mdl_df) which is a tibble-like data structure for applying multiple models to a dataset. Each row of the mable refers to a different time series from the data (identified by the key columns). A mable must contain at least one column of time series models (
mdl_ts), where the list column itself (
lst_mdl) describes how these models are related.
fbl_ts) which is a tsibble-like data structure for representing forecasts. In extension to the key and index from the tsibble (
tbl_ts) class, a fable (
fbl_ts) must contain columns of point forecasts for the response variable(s), and a single distribution column (
dcmp_ts) which is a tsibble-like data structure for representing decompositions. This data class is useful for representing decompositions, as its print method describes how its columns can be combined to produce the original data, and has a more appropriate
autoplot()method for displaying decompositions. Beyond this, a dable (
dcmp_ts) behaves very similarly to a tsibble (
new_model_definition()) and decomposition definitions (
GDP/CPI, the response will be the ratio of the pair. To transform a variable by some other data variable, the response can be specified using
resp(GDP)/CPI. Multiple variables (and separate transformations for each), can be specified using
vars(log(GDP), CPI). The inputs to the model are specified on the right hand side, and are handled using model defined specials (
model()is the recommended interface, which can fit many model definitions to each time series in the input dataset returning a mable (
mdl_df). The lower level interface for model estimation is accessible using
estimate()which will return a time series model (
mdl_ts), however using this interface is discouraged.
forecast(), which allows you to produce future predictions of a time series from fitted models. The methods provided in fabletools handle the application of new data (such as the future index or exogenous regressors) to model specials, giving a simple and consistent interface to forecasting any model. The forecast methods will automatically backtransform and bias adjust any transformations specified in the model formula. This function returns a fable (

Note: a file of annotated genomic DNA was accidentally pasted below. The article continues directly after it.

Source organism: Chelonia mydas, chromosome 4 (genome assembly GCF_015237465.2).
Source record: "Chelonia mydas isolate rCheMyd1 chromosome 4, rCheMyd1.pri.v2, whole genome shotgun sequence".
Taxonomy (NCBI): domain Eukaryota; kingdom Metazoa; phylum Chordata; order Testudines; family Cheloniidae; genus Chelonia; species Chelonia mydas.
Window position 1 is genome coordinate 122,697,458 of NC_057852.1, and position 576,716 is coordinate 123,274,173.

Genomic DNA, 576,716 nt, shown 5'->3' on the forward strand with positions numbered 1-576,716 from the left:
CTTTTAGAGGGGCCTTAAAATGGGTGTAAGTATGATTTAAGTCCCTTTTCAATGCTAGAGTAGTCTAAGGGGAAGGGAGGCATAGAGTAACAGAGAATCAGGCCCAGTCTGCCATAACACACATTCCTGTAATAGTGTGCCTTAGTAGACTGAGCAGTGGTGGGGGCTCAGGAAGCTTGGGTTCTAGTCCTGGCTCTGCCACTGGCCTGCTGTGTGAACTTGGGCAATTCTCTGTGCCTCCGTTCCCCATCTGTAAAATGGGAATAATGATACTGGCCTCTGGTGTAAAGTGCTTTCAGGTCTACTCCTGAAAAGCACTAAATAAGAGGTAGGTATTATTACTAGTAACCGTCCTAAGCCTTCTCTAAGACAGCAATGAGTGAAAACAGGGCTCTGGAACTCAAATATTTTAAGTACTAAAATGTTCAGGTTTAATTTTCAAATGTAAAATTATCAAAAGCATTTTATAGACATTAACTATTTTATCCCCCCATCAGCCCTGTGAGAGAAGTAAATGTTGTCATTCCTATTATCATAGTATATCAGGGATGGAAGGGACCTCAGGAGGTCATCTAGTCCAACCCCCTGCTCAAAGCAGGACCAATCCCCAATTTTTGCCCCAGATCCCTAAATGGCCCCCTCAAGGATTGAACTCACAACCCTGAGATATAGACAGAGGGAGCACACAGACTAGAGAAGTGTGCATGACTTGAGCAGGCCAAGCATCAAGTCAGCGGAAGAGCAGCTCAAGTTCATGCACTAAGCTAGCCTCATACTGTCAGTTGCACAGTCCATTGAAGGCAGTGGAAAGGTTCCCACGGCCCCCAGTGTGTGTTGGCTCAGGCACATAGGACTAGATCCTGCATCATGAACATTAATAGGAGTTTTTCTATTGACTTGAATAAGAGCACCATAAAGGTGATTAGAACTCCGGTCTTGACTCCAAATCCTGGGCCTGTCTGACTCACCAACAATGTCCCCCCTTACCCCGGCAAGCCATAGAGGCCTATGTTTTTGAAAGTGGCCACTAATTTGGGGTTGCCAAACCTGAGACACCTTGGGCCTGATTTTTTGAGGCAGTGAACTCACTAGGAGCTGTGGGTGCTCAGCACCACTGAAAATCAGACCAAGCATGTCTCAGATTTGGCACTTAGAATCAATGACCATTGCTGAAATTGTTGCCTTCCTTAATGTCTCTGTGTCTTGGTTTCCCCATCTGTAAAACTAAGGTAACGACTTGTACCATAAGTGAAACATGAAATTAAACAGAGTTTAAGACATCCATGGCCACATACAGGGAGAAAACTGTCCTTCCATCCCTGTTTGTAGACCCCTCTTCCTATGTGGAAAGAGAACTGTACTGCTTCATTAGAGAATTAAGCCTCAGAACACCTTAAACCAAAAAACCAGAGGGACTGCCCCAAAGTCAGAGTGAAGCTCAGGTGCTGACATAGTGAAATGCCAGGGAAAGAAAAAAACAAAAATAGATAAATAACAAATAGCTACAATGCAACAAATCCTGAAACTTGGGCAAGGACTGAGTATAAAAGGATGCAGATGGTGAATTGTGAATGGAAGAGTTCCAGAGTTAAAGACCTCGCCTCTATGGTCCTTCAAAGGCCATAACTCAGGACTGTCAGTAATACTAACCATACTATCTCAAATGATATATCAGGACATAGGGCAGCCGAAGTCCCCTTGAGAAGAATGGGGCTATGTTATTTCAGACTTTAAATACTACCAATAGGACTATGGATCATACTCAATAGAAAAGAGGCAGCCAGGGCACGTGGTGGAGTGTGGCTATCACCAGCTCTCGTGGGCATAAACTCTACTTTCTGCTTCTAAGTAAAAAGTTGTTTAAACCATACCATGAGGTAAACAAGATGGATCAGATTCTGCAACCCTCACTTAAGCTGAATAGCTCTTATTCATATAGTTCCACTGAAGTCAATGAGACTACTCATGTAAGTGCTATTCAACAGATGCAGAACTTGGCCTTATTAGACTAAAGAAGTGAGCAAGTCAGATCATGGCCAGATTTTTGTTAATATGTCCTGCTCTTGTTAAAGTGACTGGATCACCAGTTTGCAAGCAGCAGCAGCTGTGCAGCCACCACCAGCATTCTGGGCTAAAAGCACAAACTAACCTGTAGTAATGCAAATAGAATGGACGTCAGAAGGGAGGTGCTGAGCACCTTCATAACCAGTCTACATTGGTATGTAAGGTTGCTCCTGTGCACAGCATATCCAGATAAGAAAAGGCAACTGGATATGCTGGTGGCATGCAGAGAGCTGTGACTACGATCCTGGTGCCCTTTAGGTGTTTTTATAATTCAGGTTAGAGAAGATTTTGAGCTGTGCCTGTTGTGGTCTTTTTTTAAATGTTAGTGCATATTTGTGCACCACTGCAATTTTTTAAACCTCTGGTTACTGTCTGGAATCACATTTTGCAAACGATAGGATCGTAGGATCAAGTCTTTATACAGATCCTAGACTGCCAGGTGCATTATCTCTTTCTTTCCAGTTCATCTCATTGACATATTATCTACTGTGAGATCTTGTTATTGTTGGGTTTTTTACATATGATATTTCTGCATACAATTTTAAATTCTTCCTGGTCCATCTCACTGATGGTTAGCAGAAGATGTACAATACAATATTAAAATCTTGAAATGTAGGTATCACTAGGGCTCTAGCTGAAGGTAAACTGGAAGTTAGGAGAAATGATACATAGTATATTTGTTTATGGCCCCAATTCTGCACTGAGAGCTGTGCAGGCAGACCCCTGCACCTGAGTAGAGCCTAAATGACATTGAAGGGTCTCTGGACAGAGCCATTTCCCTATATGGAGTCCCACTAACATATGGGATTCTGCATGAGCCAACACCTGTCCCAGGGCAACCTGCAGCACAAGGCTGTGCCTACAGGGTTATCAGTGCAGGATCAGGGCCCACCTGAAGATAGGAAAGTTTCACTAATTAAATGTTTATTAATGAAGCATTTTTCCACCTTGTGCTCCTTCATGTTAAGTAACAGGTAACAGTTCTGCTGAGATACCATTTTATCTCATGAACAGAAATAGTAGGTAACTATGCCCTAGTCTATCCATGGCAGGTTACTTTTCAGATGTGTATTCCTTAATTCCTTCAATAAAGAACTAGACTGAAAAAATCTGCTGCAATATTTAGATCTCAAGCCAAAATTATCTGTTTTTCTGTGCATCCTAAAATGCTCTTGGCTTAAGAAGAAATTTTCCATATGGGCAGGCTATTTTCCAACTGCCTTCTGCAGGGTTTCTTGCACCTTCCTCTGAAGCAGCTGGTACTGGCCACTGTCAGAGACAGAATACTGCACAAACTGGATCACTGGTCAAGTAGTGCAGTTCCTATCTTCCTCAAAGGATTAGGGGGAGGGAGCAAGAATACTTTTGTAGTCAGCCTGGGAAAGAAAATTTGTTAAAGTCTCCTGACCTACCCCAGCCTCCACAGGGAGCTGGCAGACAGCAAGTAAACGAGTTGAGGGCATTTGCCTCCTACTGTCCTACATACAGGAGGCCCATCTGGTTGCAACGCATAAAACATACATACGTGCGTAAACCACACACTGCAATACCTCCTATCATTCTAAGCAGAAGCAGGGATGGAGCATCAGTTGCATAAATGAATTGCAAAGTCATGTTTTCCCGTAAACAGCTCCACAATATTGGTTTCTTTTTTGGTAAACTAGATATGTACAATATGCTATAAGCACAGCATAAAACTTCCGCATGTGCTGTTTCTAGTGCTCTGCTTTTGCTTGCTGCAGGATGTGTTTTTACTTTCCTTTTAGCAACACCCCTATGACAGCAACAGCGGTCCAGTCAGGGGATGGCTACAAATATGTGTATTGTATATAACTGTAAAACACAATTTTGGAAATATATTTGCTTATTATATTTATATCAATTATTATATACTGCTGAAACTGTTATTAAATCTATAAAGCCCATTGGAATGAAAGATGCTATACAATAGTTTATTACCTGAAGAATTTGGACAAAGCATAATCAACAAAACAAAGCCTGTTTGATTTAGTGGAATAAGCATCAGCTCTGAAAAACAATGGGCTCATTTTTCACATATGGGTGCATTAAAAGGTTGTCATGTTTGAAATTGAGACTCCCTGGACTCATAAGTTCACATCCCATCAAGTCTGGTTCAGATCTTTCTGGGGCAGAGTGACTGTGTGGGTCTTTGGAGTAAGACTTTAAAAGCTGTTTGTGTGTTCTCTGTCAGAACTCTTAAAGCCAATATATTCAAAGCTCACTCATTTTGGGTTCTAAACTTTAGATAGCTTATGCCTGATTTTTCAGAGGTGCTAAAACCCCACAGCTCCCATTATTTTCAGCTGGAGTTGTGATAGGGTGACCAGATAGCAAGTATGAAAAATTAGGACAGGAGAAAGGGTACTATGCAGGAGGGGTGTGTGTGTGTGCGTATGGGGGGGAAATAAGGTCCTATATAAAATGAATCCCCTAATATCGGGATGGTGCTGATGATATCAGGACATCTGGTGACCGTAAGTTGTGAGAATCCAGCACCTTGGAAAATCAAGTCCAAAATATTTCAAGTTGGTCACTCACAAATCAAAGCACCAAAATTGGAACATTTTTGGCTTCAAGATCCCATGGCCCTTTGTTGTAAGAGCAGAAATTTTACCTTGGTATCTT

fcdist) which is used to describe the distribution of forecasts. Common forecast distributions have been added to the package, including the normal distribution (
dist_normal()), multivariate normal (
dist_mv_normal()) and simulated/sampled distributions (
dist_sim()). In addition to this,
dist_unknown()is available for methods that don’t support distributional forecasts. A new distribution can be added using the
new_fcdist()function. The forecast distribution class handles transformations on the distribution, and is used to create forecast intervals of the
hiloclass using the
hilo()function. Mathematical operations on the normal distribution are supported.
new_transformation()), and bias adjustment (
aggregate_key(), which is used to compute all levels of aggregation in a specified key structure. It supports nested structures using
parent / keyand crossed structures using
keyA * keyB.
reconcile(). This function modifies the way in which forecasts from a model column are combined to give coherent forecasts. In this version the MinT (
min_trace()) reconciliation technique is available. This is commonly used in combination with
components(), which returns a dable (
dcmp_ts) that describes how the fitted values of a model were obtained from its components. This is commonly used to visualise the states of a state space model.
equation(), which returns a formatted display of a fitted model’s equation. This is commonly used to conveniently add model equations to reports, and to better understand the structure of the model.
fitted(), model residuals with
residuals(), and the response variable with
response(). These functions return a tsibble (
refit(), which allows an estimated model to be applied to a new dataset.
report(), which provides a detailed summary of an estimated model.
generate()support, which is used to simulate future paths from an estimated model.
stream(), which allows an estimated model to be extended using newly available data.
interpolate(), which allows missing values from a dataset to be interpolated using an estimated model (and model appropriate interpolation strategy).
features(), along with scoped variants
features_all(). These functions make it easy to compute a large collection of features for each time series in the input dataset.
feature_set(), which allows a collection of registered features from loaded packages to be accessed using a tagging system.
decomposition_model(), which allows the components from any decomposition method that returns a dable (
dcmp_ts) to be modelled separately and have their forecasts combined to give forecasts on the original response variable.
combination_model(), which allows any model to be combined with any other. This function accepts a function which describes how the models are combined (such as
combination_ensemble()). A combination model can also be obtained by using mathematical operations on model definitions or estimated models.
null_model(), which can be used as a empty model in a mable (
mdl_df). This is most commonly used as a substitute for models which encountered an error, preventing the successfully estimated models from being lost.
accuracy(), which allows the accuracy of a model to be evaluated. This function can be used to summarise model performance on the training data (
accuracy.mdl_ts()), or to evaluate the accuracy of forecasts over a test dataset (
accuracy.fbl_ts()). Several accuracy measures are supported, including
percentile_score). These accuracy functions can be used in conjunction with the rolling functions in the tsibble package (
tile_tsibble()) to computed time series cross-validated accuracy measures.